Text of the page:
1903-1907 a b m n q
1908-1911 a b m
1911-circa1918 a b
1920-1921 k m o
1922-1930 a m o
1927-1929 Away m o
1935-1937 a c d m o
1937-1939 m o
Jan-May 1947 m o
1947-1948 m o
1953-1954 m o
1956-1957 h m o
1962-1963 j m
1964-1970 a j m
1969-1971 alt m o
1973-1975 alt m
1973-1976 m o
1976-Dec 1977 m
Dec 1977-1978 i j l m o
1978-1980 i j m o
1982-1985 h i j
1985-1986 f o
1986-1987 i o
1987-1988 i o
1988-1989 i o
1989-1990 f i o
1990-1991 i o
1991-1993 f i o
1993-1995 i o
1995-1996 f i
1996-1997 f o
1997-1998 i o
2000-2001 f g
2001-2002 f o
2004-2005 f o
2005-2006 f o
2006-2007 a f o
2007-2008 a f o
March-May 2009 i
Although East Fife FC were not formed until 1903, a number of football clubs had played in and around Methil during the late nineteenth century. The first recorded senior side were Leven FC (not to be confused with Vale of Leven from Dunbartonshire), formed in 1889 but disbanded shortly afterwards. In 1902 the local newspaper cautioned that no one town in the area could support a senior side and “such a team could only be done (sic) by amalgamation with Wemyss or Leven,” In January 1903 a public meeting was held in Methil “to discuss the formation of a senior club for the East of Fife” and East Fife FC was born.
The new club adopted green and white hoops and took over Leven Thistle’s Town Hall Park ground, renaming it Bayview Park. In June 1904, after two applications to join the Northern League were rejected, East Fife helped form the Eastern League, which drew its members from Fife and the Lothians. A year later the club proposed to form the Central Football League, with membership expanded to Clackmannan. Alarmed that they might lose some of their own members to this new competition, the Northern League voted unanimously to invite East Fife to join their ranks.
In 1906 the club made the first of many unsuccessful applications to join the Scottish Football League Second Division. In 1909 the Northern League was weakened by the withdrawal of the Aberdeen and Dundee reserve sides so in March 1909, East Fife and five other Northern League clubs were instrumental in forming the new twelve-member Central League.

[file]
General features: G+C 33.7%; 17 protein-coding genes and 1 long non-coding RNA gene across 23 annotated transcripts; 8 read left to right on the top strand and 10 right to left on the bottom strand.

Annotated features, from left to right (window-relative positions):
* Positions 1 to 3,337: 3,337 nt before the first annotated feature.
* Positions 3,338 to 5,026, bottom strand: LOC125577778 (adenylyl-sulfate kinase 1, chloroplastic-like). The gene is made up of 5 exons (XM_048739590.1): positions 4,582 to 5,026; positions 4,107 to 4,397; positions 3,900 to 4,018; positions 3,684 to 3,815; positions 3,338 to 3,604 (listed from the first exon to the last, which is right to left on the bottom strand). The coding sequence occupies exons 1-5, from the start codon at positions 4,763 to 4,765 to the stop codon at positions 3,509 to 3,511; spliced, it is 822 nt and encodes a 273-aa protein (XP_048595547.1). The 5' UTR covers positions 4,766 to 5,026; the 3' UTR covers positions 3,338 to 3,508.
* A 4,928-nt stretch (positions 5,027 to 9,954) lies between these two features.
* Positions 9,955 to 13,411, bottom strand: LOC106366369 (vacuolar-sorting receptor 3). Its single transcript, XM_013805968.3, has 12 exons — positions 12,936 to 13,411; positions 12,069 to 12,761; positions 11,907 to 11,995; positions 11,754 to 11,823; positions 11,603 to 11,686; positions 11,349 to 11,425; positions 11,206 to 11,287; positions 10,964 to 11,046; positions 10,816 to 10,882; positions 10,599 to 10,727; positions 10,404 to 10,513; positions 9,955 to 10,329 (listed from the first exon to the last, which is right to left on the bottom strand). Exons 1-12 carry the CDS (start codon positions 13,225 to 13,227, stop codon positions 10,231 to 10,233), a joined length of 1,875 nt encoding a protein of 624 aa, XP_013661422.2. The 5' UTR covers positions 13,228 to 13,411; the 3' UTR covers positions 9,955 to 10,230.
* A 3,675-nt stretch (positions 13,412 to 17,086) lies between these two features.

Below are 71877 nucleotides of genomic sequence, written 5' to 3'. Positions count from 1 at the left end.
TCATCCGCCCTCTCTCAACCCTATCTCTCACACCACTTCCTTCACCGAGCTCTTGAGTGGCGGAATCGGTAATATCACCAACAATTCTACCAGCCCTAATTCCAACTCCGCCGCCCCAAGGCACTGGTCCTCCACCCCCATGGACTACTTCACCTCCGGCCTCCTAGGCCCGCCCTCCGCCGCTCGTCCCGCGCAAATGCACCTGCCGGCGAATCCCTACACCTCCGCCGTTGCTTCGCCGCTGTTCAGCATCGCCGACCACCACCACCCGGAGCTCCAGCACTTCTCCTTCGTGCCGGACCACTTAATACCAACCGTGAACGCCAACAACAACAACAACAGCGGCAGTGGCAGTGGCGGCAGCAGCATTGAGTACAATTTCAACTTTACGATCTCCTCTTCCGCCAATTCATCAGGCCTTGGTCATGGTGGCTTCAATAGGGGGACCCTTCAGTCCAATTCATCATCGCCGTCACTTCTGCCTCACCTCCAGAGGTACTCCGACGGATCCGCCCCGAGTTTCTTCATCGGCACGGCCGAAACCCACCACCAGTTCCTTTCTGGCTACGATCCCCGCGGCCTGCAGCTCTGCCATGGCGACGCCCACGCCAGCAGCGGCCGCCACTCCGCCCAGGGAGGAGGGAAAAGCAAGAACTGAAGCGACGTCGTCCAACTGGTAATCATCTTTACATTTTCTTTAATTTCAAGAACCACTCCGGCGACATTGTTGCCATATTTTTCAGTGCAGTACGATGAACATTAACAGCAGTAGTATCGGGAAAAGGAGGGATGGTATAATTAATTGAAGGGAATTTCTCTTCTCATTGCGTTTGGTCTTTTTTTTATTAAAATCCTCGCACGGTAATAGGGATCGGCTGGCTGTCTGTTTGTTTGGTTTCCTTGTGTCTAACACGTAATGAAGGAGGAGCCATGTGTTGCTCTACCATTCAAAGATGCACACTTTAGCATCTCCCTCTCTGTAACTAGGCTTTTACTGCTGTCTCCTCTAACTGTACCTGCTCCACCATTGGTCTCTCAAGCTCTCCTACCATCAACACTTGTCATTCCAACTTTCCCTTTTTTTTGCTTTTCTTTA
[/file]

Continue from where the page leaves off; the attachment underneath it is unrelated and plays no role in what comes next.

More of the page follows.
Early in 1911 the club faced closure after being forced to cancel two fixtures. The Fifers were saved by a decision to become a limited company, raising sufficient capital through a share issue to carry on. To mark this rebirth, the club adopted the gold and black colours that remain to this day.
In 1915, East Fife joined the Eastern League, a competition formed by members of the suspended Scottish League Second Division, rejoining the Central League when it restarted in 1919. That season, they won the Qualifying Cup, their first major trophy, beating Bo’ness in front of 18,600 spectators. By 1920 the Central League, bolstered by former Scottish League Second Division sides, became a real threat to the established Scottish League clubs, principally because of the high wages offered to players. In 1921, the Central League was incorporated as the reformed Scottish Second Division.
The club remained a modest mid-table side but in 1927 they reached the final of the Scottish FA Cup final where they went down 1-3 against Celtic after taking a shock lead. Three years later they won promotion for the first time, finishing behind Leith Athletic on goal average. Their first adventure at the top level ended in disappointment, when they finished in last place.